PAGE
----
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Hodges v. Las Vegas Metropolitan Police Department

United States District Court, D. Nevada

June 7, 2017

ANTOINE HODGES, et al., Plaintiffs,


         Presently before the court is co-plaintiff Antoine Hodges' motion for additional time, which addresses this court's May 19, 2017, order to show cause as to why a proposed pretrial order that complies with Local Rule 16-3 had not been submitted to the court. (ECF No. 94).

         In the order to show cause, this court noted that plaintiffs appeared to prevent the production of a proposed pretrial order that complied with Local Rule 16-3. (ECF No. 93). As such, the court instructed plaintiffs to:

[J]ointly submit a written document to the court within twenty-one (21) days of the date of this order showing cause why a complete proposed pretrial order that complies with Local Rule 16-3 has not been completed in a timely manner. Either the failure to timely file this explanation or inadequate justification for the lack of assistance with the pretrial order may result in the dismissal of the present case. Alternatively, plaintiffs may submit a corrected proposed pretrial order, jointly with defendant, within twenty-one (21) days of the date of this order.

(Id. at 2).

         In the motion for additional time, Antoine Hodges indicates that he has not been able to pursue his case because he has been in custody and had difficulties accessing a law library “or looking up the things [he] needs” in his case. (ECF No. 94 at 1). Additionally, he indicates that his wife, co-plaintiff Annette Hodges, has difficulty finding time to work, care for her children, address her health issues, and assist in the prosecution of this case. (Id.). Plaintiff also indicates that he has instead been focusing on “trying to get house arrest the last few months.” (Id. at 1).

         Ultimately, plaintiff requests that this court grant him “about 30 to 45 days upon [his] release, to find the help [he] needs in his case.” (Id. at 3).

         Although pro se litigants are afforded great latitude during the pleading stage of a case, “pro se litigants are bound by the rules of procedure.” Ghazali v. Moran, 46 F.3d 52, 54 (9th Cir. 1995). Additionally, “[d]istrict courts have inherent power to control their dockets. In the exercise of that power they may impose sanctions including, where appropriate, default or dismissal.” Thompson v. Hous. Auth. of City of Los Angeles, 782 F.2d 829, 831 (9th Cir. 1986) (citing Link v. Wabash Railroad Co., 370 U.S. 626 (1961)).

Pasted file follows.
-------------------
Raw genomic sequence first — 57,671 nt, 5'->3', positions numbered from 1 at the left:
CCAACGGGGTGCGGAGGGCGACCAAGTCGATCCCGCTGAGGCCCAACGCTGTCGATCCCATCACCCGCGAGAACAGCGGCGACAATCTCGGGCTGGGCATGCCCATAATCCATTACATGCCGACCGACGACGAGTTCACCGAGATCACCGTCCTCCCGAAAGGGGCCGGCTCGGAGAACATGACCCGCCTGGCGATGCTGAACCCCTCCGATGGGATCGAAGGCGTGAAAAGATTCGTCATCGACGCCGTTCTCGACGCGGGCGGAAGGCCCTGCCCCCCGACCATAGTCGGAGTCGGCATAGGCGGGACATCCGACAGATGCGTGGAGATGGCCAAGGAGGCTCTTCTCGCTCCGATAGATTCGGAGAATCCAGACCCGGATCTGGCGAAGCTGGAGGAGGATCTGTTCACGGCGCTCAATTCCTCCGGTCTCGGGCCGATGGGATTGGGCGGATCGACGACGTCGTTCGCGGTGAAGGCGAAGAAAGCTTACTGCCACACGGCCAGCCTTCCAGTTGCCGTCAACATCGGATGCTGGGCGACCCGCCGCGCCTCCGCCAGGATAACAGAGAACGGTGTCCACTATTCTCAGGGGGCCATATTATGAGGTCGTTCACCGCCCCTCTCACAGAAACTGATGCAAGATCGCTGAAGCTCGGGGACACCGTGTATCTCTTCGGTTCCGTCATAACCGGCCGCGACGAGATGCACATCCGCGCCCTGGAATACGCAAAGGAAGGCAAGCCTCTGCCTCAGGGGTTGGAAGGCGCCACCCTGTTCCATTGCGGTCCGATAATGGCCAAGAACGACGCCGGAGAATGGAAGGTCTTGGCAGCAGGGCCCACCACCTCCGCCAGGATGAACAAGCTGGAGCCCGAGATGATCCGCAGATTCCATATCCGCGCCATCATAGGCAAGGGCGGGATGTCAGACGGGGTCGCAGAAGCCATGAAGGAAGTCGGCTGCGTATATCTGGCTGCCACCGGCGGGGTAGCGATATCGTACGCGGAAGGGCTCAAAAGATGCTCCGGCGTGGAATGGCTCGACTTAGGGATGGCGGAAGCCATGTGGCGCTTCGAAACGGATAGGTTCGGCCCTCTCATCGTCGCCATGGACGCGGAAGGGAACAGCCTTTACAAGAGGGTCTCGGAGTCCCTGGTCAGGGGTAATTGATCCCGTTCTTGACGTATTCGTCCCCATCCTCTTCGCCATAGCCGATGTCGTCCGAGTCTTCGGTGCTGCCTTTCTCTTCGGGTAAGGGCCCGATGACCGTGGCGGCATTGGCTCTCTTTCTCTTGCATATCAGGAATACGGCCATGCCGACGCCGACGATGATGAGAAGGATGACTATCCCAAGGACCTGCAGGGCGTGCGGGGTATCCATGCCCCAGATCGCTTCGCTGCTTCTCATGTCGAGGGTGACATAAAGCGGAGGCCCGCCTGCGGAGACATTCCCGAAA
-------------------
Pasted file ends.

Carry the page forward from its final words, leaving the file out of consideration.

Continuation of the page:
On January 31, 2017, Magistrate Judge Koppe set the February 21, 2017, deadline for the proposed joint pretrial order. (ECF No. 83). On February 22, 2017, Officer Jason Evans (“defendant”) submitted a proposed pretrial order that indicated the extent of defense counsel's efforts to engage with plaintiffs, providing as follows:

Officer Evans, through his Counsel, has made every effort to submit a Joint Pre-Trial Order as contemplated by . . . this Court's previous Orders. These efforts include preparing the Joint Pre-Trial Order and providing it to Plaintiffs with a request that they provide their portions; meeting with Mrs. Hodges in person while Mr. Hodges was on the phone due to his incarceration; providing limited direction to the Pro Se Plaintiffs including copies of pleadings and disclosures to assist them in completing their portions; and speaking with Mrs. Hodges on the telephone and via e-mail. In addition, Officer Evans' Counsel has coordinated and communicated with Carlin Conservation Camp, where Mr. Hodges is currently incarcerated, to arrange telephone calls and ensuring that Mr. Hodges was provided the same documents, pleadings and disclosures Mrs. Hodges was provided. Despite Officer Evans' Counsel's best efforts, Officer Evans has been unable to obtain Plaintiffs' relevant portions to finalize a Joint Pre-Trial Order. As the Court ordered the parties submit a Joint Pre-Trial Order by February 21, 2017 (which was also the date a mandatory Settlement Conference was held in this matter), Officer Evans is submitting an individual Pre-Trial Order.

(ECF No. 89 at 1 n.1).

         In response to that filing, this court indicated on February 28, 2017, that the one-sided proposed pretrial order violated Local Rule IA 6-2 and Local Rule 16-4(d), which govern the required form of order for stipulations and the form of a pretrial order, respectively. (ECF No. 90).

         Defendant then filed a corrected proposed pretrial order on March 3, 2017, which also indicated plaintiffs' inability to contribute to the proposed pretrial order. (ECF No. 91). On March 6, 2017, this court indicated that defendant's proposed submission violated Local Rule 16-3(b)(9), which requires “[a] statement by each party of whether they intend to present evidence in electronic format to jurors for purposes of jury deliberations.” LR 16-3(b)(9) (emphasis added); see also (ECF No. 92).

         On May 19, 2017, this court entered the aforementioned order to show cause within twenty-one (21) days for plaintiffs' failure to contribute to an adequate pretrial order. (ECF No. 93). Within eleven (11) days of the court rendering that order, plaintiff submitted the present motion for additional time. (ECF No. 94).

         First, this court required a joint statement from not only Antoine Hodges, but also his wife, Annette Hodges. (ECF No. 93). Instead, Antoine filed a motion-unsigned by Annette, who is not in custody, and vaguely asserting facts with little detail or explanation-requesting that this court and defendant wait up to a month and a half after his indeterminate release from custody before acting on the motion to show cause. (ECF No. 94). Notably, ...

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